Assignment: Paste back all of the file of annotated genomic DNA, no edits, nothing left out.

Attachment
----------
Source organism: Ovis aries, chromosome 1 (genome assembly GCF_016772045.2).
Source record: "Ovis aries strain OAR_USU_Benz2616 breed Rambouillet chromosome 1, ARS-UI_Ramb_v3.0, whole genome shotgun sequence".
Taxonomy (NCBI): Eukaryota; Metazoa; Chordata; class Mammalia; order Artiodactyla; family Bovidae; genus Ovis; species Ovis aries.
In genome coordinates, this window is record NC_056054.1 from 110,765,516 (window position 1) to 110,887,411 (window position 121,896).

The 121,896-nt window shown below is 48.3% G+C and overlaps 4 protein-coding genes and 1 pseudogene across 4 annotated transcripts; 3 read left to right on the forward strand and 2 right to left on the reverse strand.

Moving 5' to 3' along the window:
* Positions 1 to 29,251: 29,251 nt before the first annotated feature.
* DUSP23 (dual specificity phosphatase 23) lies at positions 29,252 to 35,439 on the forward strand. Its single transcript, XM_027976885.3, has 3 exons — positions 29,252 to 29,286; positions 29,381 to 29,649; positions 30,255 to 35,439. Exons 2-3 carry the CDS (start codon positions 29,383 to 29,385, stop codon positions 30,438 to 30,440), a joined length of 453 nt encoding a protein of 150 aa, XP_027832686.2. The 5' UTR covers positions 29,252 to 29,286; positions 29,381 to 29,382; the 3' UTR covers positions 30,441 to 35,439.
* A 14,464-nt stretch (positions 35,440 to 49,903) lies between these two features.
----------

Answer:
Source organism: Ovis aries, chromosome 1 (genome assembly GCF_016772045.2).
Source record: "Ovis aries strain OAR_USU_Benz2616 breed Rambouillet chromosome 1, ARS-UI_Ramb_v3.0, whole genome shotgun sequence".
Taxonomy (NCBI): Eukaryota; Metazoa; Chordata; class Mammalia; order Artiodactyla; family Bovidae; genus Ovis; species Ovis aries.
In genome coordinates, this window is record NC_056054.1 from 110,765,516 (window position 1) to 110,887,411 (window position 121,896).

The 121,896-nt window shown below is 48.3% G+C and overlaps 4 protein-coding genes and 1 pseudogene across 4 annotated transcripts; 3 read left to right on the forward strand and 2 right to left on the reverse strand.

Moving 5' to 3' along the window:
* Positions 1 to 29,251: 29,251 nt before the first annotated feature.
* DUSP23 (dual specificity phosphatase 23) lies at positions 29,252 to 35,439 on the forward strand. Its single transcript, XM_027976885.3, has 3 exons — positions 29,252 to 29,286; positions 29,381 to 29,649; positions 30,255 to 35,439. Exons 2-3 carry the CDS (start codon positions 29,383 to 29,385, stop codon positions 30,438 to 30,440), a joined length of 453 nt encoding a protein of 150 aa, XP_027832686.2. The 5' UTR covers positions 29,252 to 29,286; positions 29,381 to 29,382; the 3' UTR covers positions 30,441 to 35,439.
* A 14,464-nt stretch (positions 35,440 to 49,903) lies between these two features.